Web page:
By  on February 21, 2008

Frida Giannini's fall Gucci collection was intended to be a bohemian-rock 'n' roll hybrid. And there definitely was loads going on — as these tight, be-ringed pants, tucked into boots and shown with a dramatic fluffy jacket and shiny necklace, illustrate. Over-the-top or not, one thing isn't in doubt: Giannini's looks are big winners at retail.

Two very different visions of style and luxury came courtesy of Gucci's Frida Giannini and Marni's Consuelo Castiglioni. While Giannini went for broke with splashy Seventies redux, Castiglioni opted for understatement with high-sheen fabrics and romantic ruffles.

Gucci: Talk about fascinating. By objective standards, Frida Giannini's still-young tenure at Gucci is a wild success. Her numbers are gaudier than Tom Ford's ever were, with not only the accessories fueling the frenzy, but the clothes, as well. Business is booming around the world, exploding in Asia-Pacific, Russia and the Middle East, and as for the U.S., adjusting for currency, sales leapt 14.7 percent last year.

That mind-boggling litany of facts made sitting at the show Giannini staged on Wednesday night a confounding experience because it made one rethink one's own judgments. What is luxury? What is chic? What should high-end fashion look like? Quite simply, Giannini's collection didn't fit easily into standard notions of any of the above. Not a slam, but an observation. It was overwrought, garish, at times derivative of her Gucci Group colleague Nicolas Ghesquière, and though beautifully crafted, didn't look at all rich from the runway, but more like a fun, contemporary romp in which a girl can indulge briefly and then move on. Certainly not a collection in which to sink serious money. But the numbers don't lie, so who's not getting it here?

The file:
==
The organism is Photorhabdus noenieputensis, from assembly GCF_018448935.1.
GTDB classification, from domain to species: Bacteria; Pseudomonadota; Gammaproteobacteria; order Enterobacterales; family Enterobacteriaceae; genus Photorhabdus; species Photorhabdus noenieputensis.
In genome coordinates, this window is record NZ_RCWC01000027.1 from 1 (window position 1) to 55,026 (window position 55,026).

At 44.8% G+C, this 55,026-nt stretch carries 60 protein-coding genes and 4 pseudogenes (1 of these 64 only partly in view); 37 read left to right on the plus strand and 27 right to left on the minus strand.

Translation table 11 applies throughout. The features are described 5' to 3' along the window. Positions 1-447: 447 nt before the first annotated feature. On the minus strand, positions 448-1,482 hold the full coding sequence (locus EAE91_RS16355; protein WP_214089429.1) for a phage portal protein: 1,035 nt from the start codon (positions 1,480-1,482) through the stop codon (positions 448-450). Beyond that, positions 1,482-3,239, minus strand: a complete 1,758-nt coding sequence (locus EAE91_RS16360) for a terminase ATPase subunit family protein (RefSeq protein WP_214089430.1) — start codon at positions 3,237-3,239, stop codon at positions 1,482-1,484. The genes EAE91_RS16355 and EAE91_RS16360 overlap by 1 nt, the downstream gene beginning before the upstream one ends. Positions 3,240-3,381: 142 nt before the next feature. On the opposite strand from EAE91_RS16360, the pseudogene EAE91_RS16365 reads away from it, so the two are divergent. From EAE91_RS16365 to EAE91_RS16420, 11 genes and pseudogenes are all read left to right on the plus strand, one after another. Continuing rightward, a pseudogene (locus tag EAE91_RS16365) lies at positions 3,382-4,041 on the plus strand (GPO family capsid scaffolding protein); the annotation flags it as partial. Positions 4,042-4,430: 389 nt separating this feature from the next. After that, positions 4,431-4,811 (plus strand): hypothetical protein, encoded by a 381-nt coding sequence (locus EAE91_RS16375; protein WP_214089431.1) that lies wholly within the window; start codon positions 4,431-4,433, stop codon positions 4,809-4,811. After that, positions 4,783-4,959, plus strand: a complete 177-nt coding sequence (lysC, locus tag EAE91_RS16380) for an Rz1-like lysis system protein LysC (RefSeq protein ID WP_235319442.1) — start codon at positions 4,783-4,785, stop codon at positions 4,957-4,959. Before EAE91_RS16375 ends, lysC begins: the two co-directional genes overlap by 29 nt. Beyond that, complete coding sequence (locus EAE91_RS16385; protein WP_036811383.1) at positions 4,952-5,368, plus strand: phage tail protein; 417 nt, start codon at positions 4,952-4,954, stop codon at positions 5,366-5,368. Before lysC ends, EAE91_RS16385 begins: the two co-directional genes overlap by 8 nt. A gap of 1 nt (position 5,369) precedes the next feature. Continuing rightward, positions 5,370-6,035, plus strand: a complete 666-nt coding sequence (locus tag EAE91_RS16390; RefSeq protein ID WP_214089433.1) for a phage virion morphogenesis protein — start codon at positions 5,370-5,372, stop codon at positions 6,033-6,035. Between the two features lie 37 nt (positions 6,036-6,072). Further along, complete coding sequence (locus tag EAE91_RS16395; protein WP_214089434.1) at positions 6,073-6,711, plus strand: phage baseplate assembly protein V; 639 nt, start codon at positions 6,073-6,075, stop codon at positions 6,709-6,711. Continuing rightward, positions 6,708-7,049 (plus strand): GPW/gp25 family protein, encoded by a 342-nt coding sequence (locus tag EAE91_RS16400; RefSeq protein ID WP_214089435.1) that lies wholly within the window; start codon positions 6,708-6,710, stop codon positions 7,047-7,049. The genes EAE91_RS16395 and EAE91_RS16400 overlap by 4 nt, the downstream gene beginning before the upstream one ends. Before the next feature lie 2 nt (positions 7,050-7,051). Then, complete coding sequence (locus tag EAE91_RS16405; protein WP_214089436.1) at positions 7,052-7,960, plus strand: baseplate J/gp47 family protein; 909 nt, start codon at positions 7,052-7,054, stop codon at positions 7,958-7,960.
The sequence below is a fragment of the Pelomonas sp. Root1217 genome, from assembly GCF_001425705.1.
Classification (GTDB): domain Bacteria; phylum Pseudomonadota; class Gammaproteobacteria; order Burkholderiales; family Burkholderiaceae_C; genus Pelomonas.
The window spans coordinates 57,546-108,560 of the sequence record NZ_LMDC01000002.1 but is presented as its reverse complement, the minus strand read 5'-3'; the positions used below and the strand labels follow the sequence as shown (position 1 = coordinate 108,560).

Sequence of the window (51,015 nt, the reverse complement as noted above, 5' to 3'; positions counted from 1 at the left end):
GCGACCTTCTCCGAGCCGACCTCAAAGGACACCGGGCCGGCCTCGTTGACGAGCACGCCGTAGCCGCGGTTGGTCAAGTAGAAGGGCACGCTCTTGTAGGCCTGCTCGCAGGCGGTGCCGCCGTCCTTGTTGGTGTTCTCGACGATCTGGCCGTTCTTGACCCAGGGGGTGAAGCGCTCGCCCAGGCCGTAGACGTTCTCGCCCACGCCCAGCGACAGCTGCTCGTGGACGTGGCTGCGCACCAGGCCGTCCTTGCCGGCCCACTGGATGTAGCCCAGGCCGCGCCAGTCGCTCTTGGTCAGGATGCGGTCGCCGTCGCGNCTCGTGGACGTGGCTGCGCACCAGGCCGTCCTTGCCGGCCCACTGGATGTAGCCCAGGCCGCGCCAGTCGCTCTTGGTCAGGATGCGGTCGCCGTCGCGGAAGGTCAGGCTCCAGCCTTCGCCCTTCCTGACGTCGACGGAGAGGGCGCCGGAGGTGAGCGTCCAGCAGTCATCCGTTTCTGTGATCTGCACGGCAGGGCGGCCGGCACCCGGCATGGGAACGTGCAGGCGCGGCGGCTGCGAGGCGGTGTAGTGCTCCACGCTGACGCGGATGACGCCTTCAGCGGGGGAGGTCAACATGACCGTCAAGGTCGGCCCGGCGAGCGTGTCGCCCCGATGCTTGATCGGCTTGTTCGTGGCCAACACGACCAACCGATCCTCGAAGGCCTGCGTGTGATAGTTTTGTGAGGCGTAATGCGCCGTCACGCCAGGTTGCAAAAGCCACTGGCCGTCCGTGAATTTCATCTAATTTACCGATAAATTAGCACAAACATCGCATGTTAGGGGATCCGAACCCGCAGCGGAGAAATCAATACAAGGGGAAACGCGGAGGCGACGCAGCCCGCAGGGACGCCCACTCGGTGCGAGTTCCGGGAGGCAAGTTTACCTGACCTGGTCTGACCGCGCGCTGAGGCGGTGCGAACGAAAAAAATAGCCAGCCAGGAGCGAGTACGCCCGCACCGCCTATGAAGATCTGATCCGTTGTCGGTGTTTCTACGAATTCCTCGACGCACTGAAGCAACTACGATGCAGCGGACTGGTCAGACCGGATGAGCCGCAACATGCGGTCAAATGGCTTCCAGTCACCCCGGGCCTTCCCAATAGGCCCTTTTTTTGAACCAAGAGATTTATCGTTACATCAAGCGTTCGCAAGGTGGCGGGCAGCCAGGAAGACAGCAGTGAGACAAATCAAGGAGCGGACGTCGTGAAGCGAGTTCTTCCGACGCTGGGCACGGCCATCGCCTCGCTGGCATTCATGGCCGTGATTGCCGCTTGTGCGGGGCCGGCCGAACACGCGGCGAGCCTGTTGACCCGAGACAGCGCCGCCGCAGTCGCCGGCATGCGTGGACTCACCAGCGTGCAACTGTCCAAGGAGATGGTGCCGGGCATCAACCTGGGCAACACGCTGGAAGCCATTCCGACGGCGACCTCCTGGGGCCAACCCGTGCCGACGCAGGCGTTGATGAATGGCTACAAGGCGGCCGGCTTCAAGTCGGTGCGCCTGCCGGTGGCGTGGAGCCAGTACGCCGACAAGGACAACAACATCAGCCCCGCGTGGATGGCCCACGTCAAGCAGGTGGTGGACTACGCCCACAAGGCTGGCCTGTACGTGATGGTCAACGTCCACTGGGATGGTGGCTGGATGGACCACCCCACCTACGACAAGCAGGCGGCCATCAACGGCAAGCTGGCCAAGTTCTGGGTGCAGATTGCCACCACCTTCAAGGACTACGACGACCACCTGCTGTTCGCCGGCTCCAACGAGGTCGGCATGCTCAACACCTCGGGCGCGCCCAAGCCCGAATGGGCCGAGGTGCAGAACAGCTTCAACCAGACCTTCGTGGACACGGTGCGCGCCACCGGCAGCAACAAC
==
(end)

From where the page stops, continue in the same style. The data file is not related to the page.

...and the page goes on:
Giannini called the show Gucci Boho, and said she wanted to create a bohemian-rock 'n' roll hybrid with a "profound sense of rich decadence," and with elements of the Twenties and more obviously, the Seventies. She opened with a series of racy jackets over tight pants tucked into boots, everything fringed, furred, passementeried and with more metal work than a periodic table. Not a bad look, but handled with no particular deftness. Similarly her dresses, sexy little drop-waist numbers in evocative, earthy prints, looked plenty appealing at first glance, but too often these also got the kitchen-sink treatment with embroideries, epaulets, belts, studs and dangling charms.

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